PITTSBURGH POST-GAZETTE - Two of the three COVID-19 vaccines being administered to curb the spread of the disease require two shots for full protection, but some experts say one shot may be enough, at least for now. "As soon as I saw the reports on the Moderna and Pfizer applications for emergency use authorization, I saw both had striking effectiveness," said EPI's Donald Burke.
U TIMES - "My motto is always 'Making science work for communities," said Dean Maureen Lichtveld. So her top goal for the school is to increase student and faculty connections to the community and its public health concerns. Another priority is precision public health – an interdisciplinary practice to tackling community-based problems with community-based assets. "We will go to the community and address…public health threats."
UPMC - "Excuse me, are you willing to answer a few survey questions about your experience with COVID-19? Will you provide a blood sample and a nasal swab to test for coronavirus?" Pitt is one of 15 sites nationwide involved in the COMPASS study that will survey residents around the Pittsburgh area to learn who has antibodies against SARS-CoV-2.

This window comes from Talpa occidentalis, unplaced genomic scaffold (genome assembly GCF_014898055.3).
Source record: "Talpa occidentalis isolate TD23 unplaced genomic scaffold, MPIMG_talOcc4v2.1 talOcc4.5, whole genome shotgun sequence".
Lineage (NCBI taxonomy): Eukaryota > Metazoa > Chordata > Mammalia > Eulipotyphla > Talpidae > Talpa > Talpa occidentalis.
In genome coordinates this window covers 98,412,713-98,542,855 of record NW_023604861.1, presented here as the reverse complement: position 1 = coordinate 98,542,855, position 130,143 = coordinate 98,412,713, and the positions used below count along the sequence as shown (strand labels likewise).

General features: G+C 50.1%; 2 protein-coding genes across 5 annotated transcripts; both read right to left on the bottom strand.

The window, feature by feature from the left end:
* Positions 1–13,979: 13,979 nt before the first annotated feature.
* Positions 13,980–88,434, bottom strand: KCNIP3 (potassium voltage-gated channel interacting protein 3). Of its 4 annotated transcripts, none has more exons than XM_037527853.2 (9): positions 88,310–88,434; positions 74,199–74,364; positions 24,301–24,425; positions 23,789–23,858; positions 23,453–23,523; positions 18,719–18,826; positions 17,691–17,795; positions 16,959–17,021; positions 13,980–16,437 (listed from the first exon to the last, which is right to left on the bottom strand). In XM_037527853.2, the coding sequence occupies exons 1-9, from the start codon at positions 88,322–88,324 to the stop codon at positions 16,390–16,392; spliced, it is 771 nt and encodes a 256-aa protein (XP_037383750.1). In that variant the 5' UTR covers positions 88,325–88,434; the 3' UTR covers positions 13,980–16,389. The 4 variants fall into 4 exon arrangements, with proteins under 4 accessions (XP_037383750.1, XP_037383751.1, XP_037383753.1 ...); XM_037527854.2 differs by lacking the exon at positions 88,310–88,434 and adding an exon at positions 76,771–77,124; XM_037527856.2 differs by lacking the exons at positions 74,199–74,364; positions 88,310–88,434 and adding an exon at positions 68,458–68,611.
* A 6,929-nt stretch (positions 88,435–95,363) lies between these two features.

TIME - Public health experts are worried that the country is headed for a fourth major spike. There's good reason to think this one might be less disastrous than the previous three. HPM's Mark Roberts, director of the Public Health Dynamics Lab, points to the relatively small uptick in deaths as a sign that prioritizing high-risk people for vaccination may be resulting in fewer fatalities even as cases increase.
WASHINGTON POST - One of the biggest challenges for state and local officials has been getting vaccines to homebound older adults, said BCHS Chair Steven Albert. "This is an invisible population. They're not like long-term care residents in nursing homes. They are very elderly and frail and they live at home and are an afterthought, in some cases."
Wendy Braund, Pennsylvania's acting interim physician general led a conversation about the PA Department of Health resposne to COVID-19, addressing the current situation and containment and mitigation efforts. Braund painted a picture of COVID-19 across the nation in addition to the state itself. She talked about the demographics of the states data, additional virus strains, plus containment and mitgation efforts. Open for full recording.